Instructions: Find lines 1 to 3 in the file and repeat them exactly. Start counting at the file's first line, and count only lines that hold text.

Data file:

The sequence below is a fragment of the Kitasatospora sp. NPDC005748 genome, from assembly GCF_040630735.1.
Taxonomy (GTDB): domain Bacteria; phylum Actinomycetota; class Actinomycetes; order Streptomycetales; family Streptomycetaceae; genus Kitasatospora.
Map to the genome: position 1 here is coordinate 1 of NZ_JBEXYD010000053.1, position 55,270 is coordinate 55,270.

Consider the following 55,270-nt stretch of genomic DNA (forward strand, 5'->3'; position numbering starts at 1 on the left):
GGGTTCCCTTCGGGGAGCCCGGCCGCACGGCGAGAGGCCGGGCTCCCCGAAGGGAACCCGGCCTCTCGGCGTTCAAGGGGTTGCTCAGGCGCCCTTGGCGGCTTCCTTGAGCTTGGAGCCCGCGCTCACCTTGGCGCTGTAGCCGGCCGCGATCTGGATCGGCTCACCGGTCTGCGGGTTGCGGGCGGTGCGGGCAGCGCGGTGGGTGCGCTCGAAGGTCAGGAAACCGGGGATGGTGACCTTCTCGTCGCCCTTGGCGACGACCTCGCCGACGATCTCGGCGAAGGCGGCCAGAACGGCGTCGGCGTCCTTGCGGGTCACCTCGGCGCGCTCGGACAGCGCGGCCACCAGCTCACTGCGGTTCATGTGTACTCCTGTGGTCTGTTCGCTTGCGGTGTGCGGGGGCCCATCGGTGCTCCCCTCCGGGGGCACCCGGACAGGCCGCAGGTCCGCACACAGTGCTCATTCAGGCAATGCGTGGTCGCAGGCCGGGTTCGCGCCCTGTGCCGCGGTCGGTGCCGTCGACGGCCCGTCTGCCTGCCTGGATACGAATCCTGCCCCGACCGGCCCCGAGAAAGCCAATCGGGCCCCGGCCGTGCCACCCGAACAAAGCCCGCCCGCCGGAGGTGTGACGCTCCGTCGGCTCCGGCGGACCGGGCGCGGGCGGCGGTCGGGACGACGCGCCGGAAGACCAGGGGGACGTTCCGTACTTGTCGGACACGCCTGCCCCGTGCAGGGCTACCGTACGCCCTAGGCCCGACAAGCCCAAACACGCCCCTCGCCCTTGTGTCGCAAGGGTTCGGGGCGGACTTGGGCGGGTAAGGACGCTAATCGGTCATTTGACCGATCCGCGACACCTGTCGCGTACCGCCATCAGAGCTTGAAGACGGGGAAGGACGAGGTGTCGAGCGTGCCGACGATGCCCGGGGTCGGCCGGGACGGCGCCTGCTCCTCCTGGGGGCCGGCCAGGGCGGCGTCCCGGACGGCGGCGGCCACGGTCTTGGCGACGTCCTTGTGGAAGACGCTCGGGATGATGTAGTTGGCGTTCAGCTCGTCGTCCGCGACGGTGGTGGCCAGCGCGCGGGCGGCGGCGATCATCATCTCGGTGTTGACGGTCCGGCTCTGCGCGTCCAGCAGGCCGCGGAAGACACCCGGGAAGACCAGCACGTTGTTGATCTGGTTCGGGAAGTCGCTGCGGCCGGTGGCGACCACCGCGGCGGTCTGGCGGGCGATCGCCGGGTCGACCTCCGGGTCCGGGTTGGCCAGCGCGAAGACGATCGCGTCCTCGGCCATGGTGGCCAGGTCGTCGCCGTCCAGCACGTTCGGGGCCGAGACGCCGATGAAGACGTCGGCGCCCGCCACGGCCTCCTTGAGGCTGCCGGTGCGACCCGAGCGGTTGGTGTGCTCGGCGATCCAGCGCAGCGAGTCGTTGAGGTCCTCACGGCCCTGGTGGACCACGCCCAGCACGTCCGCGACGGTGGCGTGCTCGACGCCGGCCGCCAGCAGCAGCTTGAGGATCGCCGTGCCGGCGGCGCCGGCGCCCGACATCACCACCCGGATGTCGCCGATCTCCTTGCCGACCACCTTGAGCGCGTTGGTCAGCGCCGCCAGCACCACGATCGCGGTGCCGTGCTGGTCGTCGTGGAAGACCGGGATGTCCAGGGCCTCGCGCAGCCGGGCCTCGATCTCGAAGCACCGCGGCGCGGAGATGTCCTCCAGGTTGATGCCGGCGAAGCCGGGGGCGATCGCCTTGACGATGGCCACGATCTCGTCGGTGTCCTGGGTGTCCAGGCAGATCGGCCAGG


The sequence below is a fragment of the Kitasatospora sp. NPDC005748 genome, from assembly GCF_040630735.1.
Taxonomy (GTDB): domain Bacteria; phylum Actinomycetota; class Actinomycetes; order Streptomycetales; family Streptomycetaceae; genus Kitasatospora.
Map to the genome: position 1 here is coordinate 1 of NZ_JBEXYD010000053.1, position 55,270 is coordinate 55,270.